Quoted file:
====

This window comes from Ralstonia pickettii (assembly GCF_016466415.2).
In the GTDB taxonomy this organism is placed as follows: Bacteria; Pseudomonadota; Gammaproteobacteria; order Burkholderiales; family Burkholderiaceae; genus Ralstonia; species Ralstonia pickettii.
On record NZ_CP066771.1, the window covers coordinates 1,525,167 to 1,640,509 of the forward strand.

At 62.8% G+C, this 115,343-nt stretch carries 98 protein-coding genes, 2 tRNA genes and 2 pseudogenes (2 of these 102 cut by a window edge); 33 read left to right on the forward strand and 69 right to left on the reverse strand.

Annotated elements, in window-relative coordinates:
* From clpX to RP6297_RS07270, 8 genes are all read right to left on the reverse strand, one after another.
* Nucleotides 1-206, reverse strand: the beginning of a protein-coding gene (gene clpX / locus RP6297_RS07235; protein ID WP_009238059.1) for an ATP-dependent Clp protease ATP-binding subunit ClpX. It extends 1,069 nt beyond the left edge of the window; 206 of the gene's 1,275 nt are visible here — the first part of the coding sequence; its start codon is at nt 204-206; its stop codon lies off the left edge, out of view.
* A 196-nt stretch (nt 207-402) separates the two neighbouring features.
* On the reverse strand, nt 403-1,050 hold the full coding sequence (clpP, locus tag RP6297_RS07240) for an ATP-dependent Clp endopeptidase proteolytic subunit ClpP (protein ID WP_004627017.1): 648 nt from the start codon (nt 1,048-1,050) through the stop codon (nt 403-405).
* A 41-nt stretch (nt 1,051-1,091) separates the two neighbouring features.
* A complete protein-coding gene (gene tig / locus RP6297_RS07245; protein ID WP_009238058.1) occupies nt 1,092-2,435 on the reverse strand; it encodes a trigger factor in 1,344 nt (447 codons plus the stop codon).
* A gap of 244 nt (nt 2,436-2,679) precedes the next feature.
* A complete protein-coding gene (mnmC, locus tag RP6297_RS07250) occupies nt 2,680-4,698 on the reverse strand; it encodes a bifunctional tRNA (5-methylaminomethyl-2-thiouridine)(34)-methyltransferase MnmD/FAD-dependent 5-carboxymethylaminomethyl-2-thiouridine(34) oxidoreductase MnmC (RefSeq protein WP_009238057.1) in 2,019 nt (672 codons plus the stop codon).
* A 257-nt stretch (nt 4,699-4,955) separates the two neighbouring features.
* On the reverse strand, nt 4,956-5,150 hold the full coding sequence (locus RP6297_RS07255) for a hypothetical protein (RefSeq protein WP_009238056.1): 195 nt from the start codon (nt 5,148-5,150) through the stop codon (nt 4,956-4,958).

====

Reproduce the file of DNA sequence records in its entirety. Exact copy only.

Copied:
This window comes from Ralstonia pickettii (assembly GCF_016466415.2).
In the GTDB taxonomy this organism is placed as follows: Bacteria; Pseudomonadota; Gammaproteobacteria; order Burkholderiales; family Burkholderiaceae; genus Ralstonia; species Ralstonia pickettii.
On record NZ_CP066771.1, the window covers coordinates 1,525,167 to 1,640,509 of the forward strand.

At 62.8% G+C, this 115,343-nt stretch carries 98 protein-coding genes, 2 tRNA genes and 2 pseudogenes (2 of these 102 cut by a window edge); 33 read left to right on the forward strand and 69 right to left on the reverse strand.

Annotated elements, in window-relative coordinates:
* From clpX to RP6297_RS07270, 8 genes are all read right to left on the reverse strand, one after another.
* Nucleotides 1-206, reverse strand: the beginning of a protein-coding gene (gene clpX / locus RP6297_RS07235; protein ID WP_009238059.1) for an ATP-dependent Clp protease ATP-binding subunit ClpX. It extends 1,069 nt beyond the left edge of the window; 206 of the gene's 1,275 nt are visible here — the first part of the coding sequence; its start codon is at nt 204-206; its stop codon lies off the left edge, out of view.
* A 196-nt stretch (nt 207-402) separates the two neighbouring features.
* On the reverse strand, nt 403-1,050 hold the full coding sequence (clpP, locus tag RP6297_RS07240) for an ATP-dependent Clp endopeptidase proteolytic subunit ClpP (protein ID WP_004627017.1): 648 nt from the start codon (nt 1,048-1,050) through the stop codon (nt 403-405).
* A 41-nt stretch (nt 1,051-1,091) separates the two neighbouring features.
* A complete protein-coding gene (gene tig / locus RP6297_RS07245; protein ID WP_009238058.1) occupies nt 1,092-2,435 on the reverse strand; it encodes a trigger factor in 1,344 nt (447 codons plus the stop codon).
* A gap of 244 nt (nt 2,436-2,679) precedes the next feature.
* A complete protein-coding gene (mnmC, locus tag RP6297_RS07250) occupies nt 2,680-4,698 on the reverse strand; it encodes a bifunctional tRNA (5-methylaminomethyl-2-thiouridine)(34)-methyltransferase MnmD/FAD-dependent 5-carboxymethylaminomethyl-2-thiouridine(34) oxidoreductase MnmC (RefSeq protein WP_009238057.1) in 2,019 nt (672 codons plus the stop codon).
* A 257-nt stretch (nt 4,699-4,955) separates the two neighbouring features.
* On the reverse strand, nt 4,956-5,150 hold the full coding sequence (locus RP6297_RS07255) for a hypothetical protein (RefSeq protein WP_009238056.1): 195 nt from the start codon (nt 5,148-5,150) through the stop codon (nt 4,956-4,958).